, 2022-08-03 18:06:00,
The genes involved in coronary heart disease, the most common form of heart disease, appear to be nearly the same for everyone, according to a VA study.
Roughly one-third to one-half of everyone’s chances for developing this type of heart disease are rooted in their genes. This genetic risk seems to be the same across all major racial and ethnic backgrounds, including people of European, African, Japanese, and Indigenous ancestries, the VA study found.
Some groups, such as African Americans, are more likely to suffer from heart disease, and our findings indicate that’s not because they have a higher genetic risk for the disease. It confirms that other factors are responsible for more heart disease in those populations, such as access to health care and different lived experiences,” she adds.
Dr. Catherine Tcheandjieu, study author, genetic epidemiologist, VA Palo Alto Health Care System and University of California San Francisco
The genetic study-;the largest to date on heart disease-;was published August 1, 2022, in Nature Medicine. It looked at nearly a quarter of a million cases of coronary heart disease, including more than 100,000 U.S. Veterans with the disease.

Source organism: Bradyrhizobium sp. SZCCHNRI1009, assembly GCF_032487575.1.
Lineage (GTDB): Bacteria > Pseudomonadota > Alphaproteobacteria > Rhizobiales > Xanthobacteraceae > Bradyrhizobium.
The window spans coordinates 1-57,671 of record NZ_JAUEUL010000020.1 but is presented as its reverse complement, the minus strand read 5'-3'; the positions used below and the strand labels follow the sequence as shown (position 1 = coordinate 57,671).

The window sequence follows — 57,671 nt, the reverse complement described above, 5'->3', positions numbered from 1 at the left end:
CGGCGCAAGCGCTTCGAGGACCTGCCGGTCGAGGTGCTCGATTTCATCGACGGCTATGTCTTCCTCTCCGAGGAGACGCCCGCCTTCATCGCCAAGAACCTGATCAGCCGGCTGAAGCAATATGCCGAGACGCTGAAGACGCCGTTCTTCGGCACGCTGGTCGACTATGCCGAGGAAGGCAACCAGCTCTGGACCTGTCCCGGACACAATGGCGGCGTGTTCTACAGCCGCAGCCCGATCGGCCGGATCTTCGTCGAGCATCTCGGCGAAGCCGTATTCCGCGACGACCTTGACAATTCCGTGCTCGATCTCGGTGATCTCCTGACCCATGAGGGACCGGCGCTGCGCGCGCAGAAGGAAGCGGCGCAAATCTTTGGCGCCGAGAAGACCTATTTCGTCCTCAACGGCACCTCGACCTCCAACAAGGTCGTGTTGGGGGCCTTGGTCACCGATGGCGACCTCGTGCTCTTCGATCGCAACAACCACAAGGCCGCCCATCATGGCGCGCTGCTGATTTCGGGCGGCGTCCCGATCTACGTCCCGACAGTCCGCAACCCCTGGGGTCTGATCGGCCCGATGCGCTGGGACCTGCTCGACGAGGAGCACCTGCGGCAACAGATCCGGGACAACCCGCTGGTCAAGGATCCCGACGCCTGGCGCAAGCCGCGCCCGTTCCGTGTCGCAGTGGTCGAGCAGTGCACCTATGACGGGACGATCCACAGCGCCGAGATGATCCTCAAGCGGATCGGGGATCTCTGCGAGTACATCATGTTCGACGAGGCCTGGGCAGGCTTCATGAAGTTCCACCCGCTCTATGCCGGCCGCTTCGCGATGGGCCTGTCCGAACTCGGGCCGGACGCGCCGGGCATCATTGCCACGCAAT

Coronary artery disease is the leading cause of death in the United States, responsible for one in every five deaths. It occurs when major blood vessels to the heart muscle become narrowed or blocked, which can lead to heart attack.
The study was led by investigators at the Palo Alto VA and involved researchers from several other VAs across the nation.
Research into the genetics of heart disease, like many other areas of health research, is mostly based on data from white people because of higher participation.
The Nature Medicine study, on the other hand, examined the genes of more than 27,000 Black and 12,000 Hispanic people with coronary artery disease. Most of these were Veterans, who agreed to share their genetic and health information for research as part of VA‘s Million Veteran Program, also known as MVP.
With data from MVP, VA researchers in this study confirmed for the first time that many genetic variations known to heighten heart disease risk in white people have the same effect in people of African and Hispanic ancestry. Additionally, researchers found nearly 100 new locations on the human genome where variations appear to increase risk of coronary artery disease.
To find these locations in the human genome that are linked to heart disease,…
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